Findings - Parts of the Whole

Posted by Kelly Wright on 3/23/2017
Findings - Parts of the Whole
This week I would like to talk a little bit about findings - parts of the whole. Do you find it curious that the hardware of jewelry making that puts pieces of materials together is bunched into a group called 'findings'?

In olden days, when people who made jewelry had to rely on their own resources, they had to make all the components for each of their creations. A project required its maker to hammer out pieces of gold or silver or brass and draw out stretches of wire. Being unsure of themselves, as well as inexperienced in their art, they would often use more metal than actually needed. These leftovers were not wasted but saved to become part of another piece. The artist would rummage through his collection of scraps to find exactly what he needed to become a connection, a closure or melted down to become something else. These extras were eventually called findings.

Today, premade findings are an integral part of the jewelry making business.
  • Lobster claws, magnetic clasps, toggles and s-hooks are the clasps and fasteners that hold your pieces together and make them easier to take on and off.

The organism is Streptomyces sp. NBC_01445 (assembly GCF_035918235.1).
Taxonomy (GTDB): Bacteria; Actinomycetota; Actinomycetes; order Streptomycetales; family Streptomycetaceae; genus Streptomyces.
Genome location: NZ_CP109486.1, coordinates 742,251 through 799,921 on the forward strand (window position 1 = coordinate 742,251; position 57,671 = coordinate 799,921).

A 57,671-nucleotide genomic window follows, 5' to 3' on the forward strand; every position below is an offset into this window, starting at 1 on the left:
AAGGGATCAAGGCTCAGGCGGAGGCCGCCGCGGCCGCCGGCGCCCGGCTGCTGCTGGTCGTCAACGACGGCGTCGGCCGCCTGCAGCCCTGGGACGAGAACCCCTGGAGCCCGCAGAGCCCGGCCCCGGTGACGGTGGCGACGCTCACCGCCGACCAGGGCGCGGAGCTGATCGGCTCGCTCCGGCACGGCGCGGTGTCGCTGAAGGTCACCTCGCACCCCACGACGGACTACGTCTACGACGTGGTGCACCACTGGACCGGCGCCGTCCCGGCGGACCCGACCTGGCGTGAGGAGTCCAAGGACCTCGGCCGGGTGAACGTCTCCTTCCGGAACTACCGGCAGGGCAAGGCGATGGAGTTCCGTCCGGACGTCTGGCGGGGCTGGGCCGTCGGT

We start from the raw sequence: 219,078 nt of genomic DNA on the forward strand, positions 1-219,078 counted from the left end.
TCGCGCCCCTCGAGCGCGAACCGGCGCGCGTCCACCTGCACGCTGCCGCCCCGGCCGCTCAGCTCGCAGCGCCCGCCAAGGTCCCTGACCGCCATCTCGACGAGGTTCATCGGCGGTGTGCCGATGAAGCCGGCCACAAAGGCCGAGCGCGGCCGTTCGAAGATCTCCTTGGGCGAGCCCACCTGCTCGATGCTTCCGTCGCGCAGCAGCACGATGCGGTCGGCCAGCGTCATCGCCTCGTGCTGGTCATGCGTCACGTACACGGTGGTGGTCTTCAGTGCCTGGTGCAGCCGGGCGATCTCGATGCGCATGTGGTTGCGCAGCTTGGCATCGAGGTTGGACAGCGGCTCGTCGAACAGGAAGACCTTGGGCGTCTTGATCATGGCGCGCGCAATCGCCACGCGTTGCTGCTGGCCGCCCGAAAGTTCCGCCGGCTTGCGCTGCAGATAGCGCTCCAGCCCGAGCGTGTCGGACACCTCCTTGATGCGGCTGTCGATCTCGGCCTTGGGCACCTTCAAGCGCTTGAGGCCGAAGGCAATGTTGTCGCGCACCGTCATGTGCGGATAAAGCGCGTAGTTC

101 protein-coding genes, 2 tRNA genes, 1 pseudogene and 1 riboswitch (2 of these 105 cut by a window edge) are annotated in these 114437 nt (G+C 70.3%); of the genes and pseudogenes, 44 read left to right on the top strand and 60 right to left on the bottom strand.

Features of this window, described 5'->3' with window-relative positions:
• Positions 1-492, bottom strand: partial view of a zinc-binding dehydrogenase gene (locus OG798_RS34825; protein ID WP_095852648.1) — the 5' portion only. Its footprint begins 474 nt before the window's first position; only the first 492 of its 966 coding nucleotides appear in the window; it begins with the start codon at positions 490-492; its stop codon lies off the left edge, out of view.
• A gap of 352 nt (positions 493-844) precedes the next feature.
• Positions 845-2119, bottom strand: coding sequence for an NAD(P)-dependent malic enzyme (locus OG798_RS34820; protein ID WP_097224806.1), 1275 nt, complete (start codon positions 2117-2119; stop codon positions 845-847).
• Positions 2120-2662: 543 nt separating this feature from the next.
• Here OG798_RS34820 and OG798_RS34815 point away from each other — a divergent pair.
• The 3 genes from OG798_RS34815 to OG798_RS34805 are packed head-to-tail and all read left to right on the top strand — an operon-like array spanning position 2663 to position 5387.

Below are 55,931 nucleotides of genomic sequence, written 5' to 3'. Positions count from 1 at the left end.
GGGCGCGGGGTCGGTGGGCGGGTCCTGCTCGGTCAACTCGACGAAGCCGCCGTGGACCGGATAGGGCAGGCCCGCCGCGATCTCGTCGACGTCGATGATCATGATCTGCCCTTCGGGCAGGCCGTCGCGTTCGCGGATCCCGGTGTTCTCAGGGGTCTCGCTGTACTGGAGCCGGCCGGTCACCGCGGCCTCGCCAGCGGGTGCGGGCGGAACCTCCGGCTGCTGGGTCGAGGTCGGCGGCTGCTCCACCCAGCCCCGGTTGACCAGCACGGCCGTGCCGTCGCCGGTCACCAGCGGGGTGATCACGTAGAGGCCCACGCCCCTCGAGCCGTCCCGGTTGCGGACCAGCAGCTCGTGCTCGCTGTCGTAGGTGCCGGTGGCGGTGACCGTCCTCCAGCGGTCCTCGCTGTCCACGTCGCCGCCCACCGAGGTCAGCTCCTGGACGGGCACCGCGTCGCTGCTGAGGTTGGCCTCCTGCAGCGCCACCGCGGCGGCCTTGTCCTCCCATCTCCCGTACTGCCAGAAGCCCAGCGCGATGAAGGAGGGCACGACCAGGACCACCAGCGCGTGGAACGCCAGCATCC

• Eye pins are great for making custom links to form chains. Thread beads and a charm on the pin, leaving about a quarter inch to form a loop at the open end with round nose pliers. Repeat the process until you have enough to link together and form a necklace the length you want.

  • Head pins are great for forming charms or pendants. Thread beads, leaving about a quarter inch to form a loop at the open end, again using round nose pliers. Add your charm to a chain as a pendant or to an eye pin link or duplicate it for earring embellishments.

  • Jump rings are the basic connectors in jewelry making. They connect eye and head pin loops to each other or to chain, join different styles of chain and add extenders, endings and clasps. Here is a note when using jump rings: They connect and hold everything together, so you want them to remain strong. Do not pull it apart from side to side, causing a weak and distorted portion of the ring. Instead, grasp each side and gently pull one side toward you and push the other away from you and open it just enough to comfortably add it to your project. Then gently close it.

  • Endings add the finishing touches to your project. Crimp beads and tubes close a strand of beads. Cones are used for multi-strand projects and hide the knots. End crimps and crimp coils are used with leather or ribbon cording and a dot of glue for a place to add a closure.
This list, of course, does not cover all kinds of findings available, by any means. Familiarize yourself with the many types and the correct tools to use with them and, as you get more sure of your efforts and more creative with your designs, the findings will themselves add to the beauty of your creations. Maybe you'll even create some of your own.

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